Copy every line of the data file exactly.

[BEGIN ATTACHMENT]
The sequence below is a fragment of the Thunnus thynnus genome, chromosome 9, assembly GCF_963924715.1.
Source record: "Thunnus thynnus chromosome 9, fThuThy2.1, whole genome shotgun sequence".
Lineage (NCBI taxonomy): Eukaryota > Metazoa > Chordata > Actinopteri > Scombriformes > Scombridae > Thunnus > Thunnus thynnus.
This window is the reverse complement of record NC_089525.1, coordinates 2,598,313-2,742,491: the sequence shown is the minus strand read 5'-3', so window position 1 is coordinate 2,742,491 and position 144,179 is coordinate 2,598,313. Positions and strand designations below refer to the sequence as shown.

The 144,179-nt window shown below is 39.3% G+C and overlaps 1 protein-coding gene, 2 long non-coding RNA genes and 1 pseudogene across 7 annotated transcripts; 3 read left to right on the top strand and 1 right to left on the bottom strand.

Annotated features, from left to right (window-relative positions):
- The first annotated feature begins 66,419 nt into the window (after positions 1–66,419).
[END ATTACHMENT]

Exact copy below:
The sequence below is a fragment of the Thunnus thynnus genome, chromosome 9, assembly GCF_963924715.1.
Source record: "Thunnus thynnus chromosome 9, fThuThy2.1, whole genome shotgun sequence".
Lineage (NCBI taxonomy): Eukaryota > Metazoa > Chordata > Actinopteri > Scombriformes > Scombridae > Thunnus > Thunnus thynnus.
This window is the reverse complement of record NC_089525.1, coordinates 2,598,313-2,742,491: the sequence shown is the minus strand read 5'-3', so window position 1 is coordinate 2,742,491 and position 144,179 is coordinate 2,598,313. Positions and strand designations below refer to the sequence as shown.

The 144,179-nt window shown below is 39.3% G+C and overlaps 1 protein-coding gene, 2 long non-coding RNA genes and 1 pseudogene across 7 annotated transcripts; 3 read left to right on the top strand and 1 right to left on the bottom strand.

Annotated features, from left to right (window-relative positions):
- The first annotated feature begins 66,419 nt into the window (after positions 1–66,419).